There was a time, not so long ago, when horror stories about machines turning against their makers made for fanciful horror stories or Schwarzenegger films about time travel and a dark future.
But with the recent advances we have been seeing in AI, especially the independent decision-making aspects, the chance of a terrifying scenario like that is no longer in the safely-removed distance afforded to us by imagination.
Now it’s inching closer to being the worst-case what-if scenario of technology currently on our shelves. Just in time for us to have AI-powered fighter jets.
This paragraph gives some of the high points of what we recently discovered about the current state of AI technology.
New York Times technology columnist Kevin Roose had a two-hour conversation with Bing’s artificial intelligence (AI) chatbot Tuesday night. In a transcript of the chat published Thursday, Roose detailed troubling statements made by the AI chatbot that included expressing a desire to steal nuclear codes, engineer a deadly pandemic, be human, be alive, hack computers and spread lies. Bing, the search engine through which the chatbot is available to a limited number of users, is owned by Microsoft. –FoxNews
In an ordinary laptop, that kind of response is comparatively benign, so long as it doesn’t act on any of the hacking sides of those threats. But what if that kind of power were uploaded onto something with greater destructive potential?
Artificial intelligence agents have demonstrated their ability to control a modified F-16 fighter jet during an initial round of test flights in California as the Defense Advanced Research Projects Agency moves forward with its Air Combat Evolution program, according to DARPA.
The ACE project aims to advance the Pentagon’s autonomous systems capabilities as the U.S. military pursues robotic wingmen and other drones. Industry participants for the recent tests included EpiSci, PhysicsAI, Shield AI and the Johns Hopkins Applied Physics Laboratory, which put their algorithms through their paces.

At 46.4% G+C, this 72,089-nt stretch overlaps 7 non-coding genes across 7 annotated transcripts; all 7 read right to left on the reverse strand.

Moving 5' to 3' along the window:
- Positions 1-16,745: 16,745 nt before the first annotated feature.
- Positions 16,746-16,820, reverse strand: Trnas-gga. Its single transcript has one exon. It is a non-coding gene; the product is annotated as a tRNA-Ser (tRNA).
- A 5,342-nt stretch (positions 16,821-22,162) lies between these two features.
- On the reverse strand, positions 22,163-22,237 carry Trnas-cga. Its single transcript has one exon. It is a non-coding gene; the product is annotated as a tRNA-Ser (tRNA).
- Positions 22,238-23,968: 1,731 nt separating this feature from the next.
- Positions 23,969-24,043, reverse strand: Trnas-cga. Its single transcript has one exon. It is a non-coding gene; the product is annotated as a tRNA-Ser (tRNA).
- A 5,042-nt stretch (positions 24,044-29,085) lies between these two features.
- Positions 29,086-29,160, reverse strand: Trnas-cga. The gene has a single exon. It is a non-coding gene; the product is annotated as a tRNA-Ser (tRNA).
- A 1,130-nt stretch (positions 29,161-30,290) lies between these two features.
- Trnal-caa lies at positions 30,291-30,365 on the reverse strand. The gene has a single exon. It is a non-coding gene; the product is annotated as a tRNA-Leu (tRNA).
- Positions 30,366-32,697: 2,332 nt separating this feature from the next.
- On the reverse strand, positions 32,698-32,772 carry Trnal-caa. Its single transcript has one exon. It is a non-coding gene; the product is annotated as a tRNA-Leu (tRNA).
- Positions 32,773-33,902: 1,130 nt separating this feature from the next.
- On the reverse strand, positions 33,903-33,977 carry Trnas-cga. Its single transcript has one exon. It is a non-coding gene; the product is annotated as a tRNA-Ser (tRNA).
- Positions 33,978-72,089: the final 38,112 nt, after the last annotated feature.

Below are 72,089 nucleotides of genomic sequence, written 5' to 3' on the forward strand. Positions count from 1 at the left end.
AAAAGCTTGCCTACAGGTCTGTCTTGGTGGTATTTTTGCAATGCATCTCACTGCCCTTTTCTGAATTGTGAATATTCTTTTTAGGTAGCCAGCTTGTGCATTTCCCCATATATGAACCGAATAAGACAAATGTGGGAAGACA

“In early December 2022, ACE algorithm developers uploaded their AI software into a specially modified F-16 test aircraft known as the X-62A or VISTA (Variable In-flight Simulator Test Aircraft), at the Air Force Test Pilot School (TPS) at Edwards Air Force Base, California, and flew multiple flights over several days. The flights demonstrated that AI agents can control a full-scale fighter jet and provided invaluable live-flight data,” DARPA said in a press release Monday.
…“We conducted multiple sorties [takeoffs and landings] with numerous test points performed on each sortie to test the algorithms under varying starting conditions, against various simulated adversaries, and with simulated weapons capabilities,” ACE program manager Lt. Col. Ryan “Hal” Hefron said in a statement. –DefenseScoop
Ok, then. Where do they anticipate this is going?
We’re heading down the path to have much more capability for uncrewed aircraft,” Air Force Chief of Staff Gen. Charles “CQ” Brown said Monday at a Brookings Institution event. “When you look at one of our operational imperatives — next-generation air dominance family of systems — we’re going down the path of collaborative combat aircraft.”
Officials envision teaming those next-gen drones with manned platforms such as the F-35 and a forthcoming NGAD fighter.
“As we look into our future budgets there’s three aspects of this. There’s the platform itself, there’s the autonomy that goes with it, and then there’s how we organize, train and equip to build the organizations to go [use that technology]. And we’re trying to do all those in parallel. So we are thinking through aspects” of that, Brown said. “I think you’ll see as we start looking at our future budgets and the analysis we’re doing as part of our operational imperatives that we are committed to more uncrewed capability.” — DefenseScoop
Not that I’m particularly superstitious or anything, but I can’t be the only one noticing that the guy talking about integrating AI into our next generation of fighters has the callsign ‘Hal’.
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